This is where I met my now wife, Ellen. What I liked about Emergent’s training group is that it didn’t exist. I got to build it but they weren’t at the stage to really embrace learning and development as a strategy so it wasn’t a good fit. Plus once Ellen and I were together, I think it was better for our careers to not work at the same place so we could thrive independently.

So I started looking and landed on a role with AstraZeneca. They were revitalizing their training group in Operations. They wanted someone who knew learning and development and the science behind it, not just a subject matter expert who could train technically.

So they hired me to create their training strategy for the site.

I think my first role was a Learning Manager which then evolved into more performance consulting and human performance, and ultimately talent and organizational development.

Something I want to add to this is you likely have a talent or skill that is your secret sauce that could be guiding your career but you aren’t aware of it.

When I look back at what I’m good at, what I am meant to do, it all makes sense that I am a Career and Leadership Coach and that I help women elevate their careers and design their own path. But I didn’t know what it was, what to call it.

I had been told for years I should be a consultant or have my own business. In fact, our senior leadership told me with one of my “no’s” before I got the yes that people who want to do what I do are consultants, not internal. 

I showed him though when I had that role created for me a year later.

But also, he was kind of right, because I did end up going to create my own business and now I do coaching and consulting directly with women in industry. I do this because it’s unbiased and it gets you better results. One of my pain points of when I created a coaching program in industry is that there was red tape with the manager and HR having to be informed of any red flags and general topics. Also, when coaching is forced on you, you are not invested in it, you don’t want to change when you don’t think you’re wrong.

Now, women like you hire me for their careers and you have someone who knows the inside, who knows what it’s like and has an expertise in helping you navigate the problems you face, and get you a new job, promotion, improve your skills, and so on. And your boss and HR aren’t involved. I’m as committed to you reaching your goals as you are. It doesn’t benefit me if you stay in a job you don’t like.

So anyway, when I found organizational development before I got my Masters, that was because a boss I had, and not a great one, but he did give me this – I was complaining about how a change was rolled out and the impact it would have on our employees and he said something to me like, you know, you have a lot of ideas about how we should do things differently, have you considered pursuing organizational development. I was like what?

And then I did some research and started going to grad school part time.

The rest is history.

My point is this though, there are things you are good at that are giving you clues to your next step, but you might not be able to see them. This is why I have my Career Protocol process.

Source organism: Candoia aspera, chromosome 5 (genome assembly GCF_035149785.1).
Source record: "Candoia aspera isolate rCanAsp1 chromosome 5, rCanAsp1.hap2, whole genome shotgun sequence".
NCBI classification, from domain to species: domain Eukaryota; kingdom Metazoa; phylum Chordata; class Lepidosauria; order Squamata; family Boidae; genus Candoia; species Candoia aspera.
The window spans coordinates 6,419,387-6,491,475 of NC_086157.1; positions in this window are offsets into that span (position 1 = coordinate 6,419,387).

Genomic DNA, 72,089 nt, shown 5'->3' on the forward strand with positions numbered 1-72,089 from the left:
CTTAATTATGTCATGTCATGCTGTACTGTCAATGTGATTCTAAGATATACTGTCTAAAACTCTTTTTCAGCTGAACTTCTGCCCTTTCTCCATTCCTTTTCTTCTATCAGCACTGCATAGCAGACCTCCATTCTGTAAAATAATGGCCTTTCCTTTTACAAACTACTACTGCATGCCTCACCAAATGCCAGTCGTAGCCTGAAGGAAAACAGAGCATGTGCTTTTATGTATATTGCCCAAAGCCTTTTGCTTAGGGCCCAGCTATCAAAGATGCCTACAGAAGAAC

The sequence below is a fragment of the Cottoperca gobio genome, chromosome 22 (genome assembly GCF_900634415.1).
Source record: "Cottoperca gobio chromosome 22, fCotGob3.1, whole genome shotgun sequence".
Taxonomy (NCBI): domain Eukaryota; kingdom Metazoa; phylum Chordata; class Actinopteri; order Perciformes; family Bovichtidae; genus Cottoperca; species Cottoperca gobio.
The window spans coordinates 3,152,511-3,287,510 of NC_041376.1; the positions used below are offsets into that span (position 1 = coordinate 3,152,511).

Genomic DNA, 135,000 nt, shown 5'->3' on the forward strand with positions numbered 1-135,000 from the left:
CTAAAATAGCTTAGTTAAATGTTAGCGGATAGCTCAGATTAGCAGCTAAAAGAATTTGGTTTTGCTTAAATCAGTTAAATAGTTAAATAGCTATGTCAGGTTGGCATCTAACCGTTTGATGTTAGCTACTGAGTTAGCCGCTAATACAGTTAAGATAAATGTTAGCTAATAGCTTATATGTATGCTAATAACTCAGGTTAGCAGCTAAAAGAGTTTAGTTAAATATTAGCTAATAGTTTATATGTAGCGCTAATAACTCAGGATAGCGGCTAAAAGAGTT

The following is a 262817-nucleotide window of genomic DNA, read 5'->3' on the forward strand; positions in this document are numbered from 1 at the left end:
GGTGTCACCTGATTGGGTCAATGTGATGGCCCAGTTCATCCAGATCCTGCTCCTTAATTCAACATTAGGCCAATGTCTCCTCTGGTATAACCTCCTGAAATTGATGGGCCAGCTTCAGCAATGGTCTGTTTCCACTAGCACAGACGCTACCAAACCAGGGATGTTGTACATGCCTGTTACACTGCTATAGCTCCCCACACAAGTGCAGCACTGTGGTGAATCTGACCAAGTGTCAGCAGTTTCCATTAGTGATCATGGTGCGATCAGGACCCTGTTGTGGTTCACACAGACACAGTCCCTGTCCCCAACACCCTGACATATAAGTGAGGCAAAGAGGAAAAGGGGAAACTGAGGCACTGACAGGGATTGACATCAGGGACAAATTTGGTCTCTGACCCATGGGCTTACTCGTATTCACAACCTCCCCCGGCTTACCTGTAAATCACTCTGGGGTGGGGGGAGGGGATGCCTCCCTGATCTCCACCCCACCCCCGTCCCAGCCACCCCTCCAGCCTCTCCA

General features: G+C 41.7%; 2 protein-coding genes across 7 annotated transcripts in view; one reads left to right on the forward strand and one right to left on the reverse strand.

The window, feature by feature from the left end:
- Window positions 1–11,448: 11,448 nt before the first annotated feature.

This 5-part tool will help you get career clarity and direction – and give you the step-by-step actions you should take to take the next step in your career that will play to your strengths, use your talents, and help you make a difference. Once you have this Career Protocol – you’ll know…what jobs and companies meet all of your needs, not just some.

Then we create your personalized strategy to get the role you want. We disrupt the industry norms and identify and hidden doors that exist for you to get your new job or promotion.

If you remember from my own story, when I did this for myself, I knew exactly what I wanted, what problems I solve, the value proposition. This is the foundation for having your dream role created for you and that is why it is the foundation of the work I do with my clients.

Plus when you know this process, you are able to replicate it and always know what you want and how to get it for the rest of your career. You will achieve salary increases and promotions that reflect the value that you bring to the table.

You change your role so it plays to your strengths, brings you more joy, and sets you up for the next step in your career.

Alright that is all for this week’s episode of the podcast.

I hope it gave you some insight and inspiration for how you can get your next role, your dream job created for you.

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No longer settles for “good enough”

Hi, I’m Melissa.

Career & Leadership Coach for Women in Pharma/Biotech

I'm a former Talent & Development leader in Pharma/Biotech turned CEO and Certified Professional Career & Life Coach. I also host the podcast, Your Worthy Career.

I've been where you are, and I help you create the career you want without working more hours or settling for good enough.

I'm leading a movement of women in the industry who are figuring out exactly what they want and shattering the glass ceiling. The very real ceiling in the industry, but also the one that we impose on ourselves. 

So long, imposter syndrome and overthinking. It's time to step into the impact and life you're worthy of having.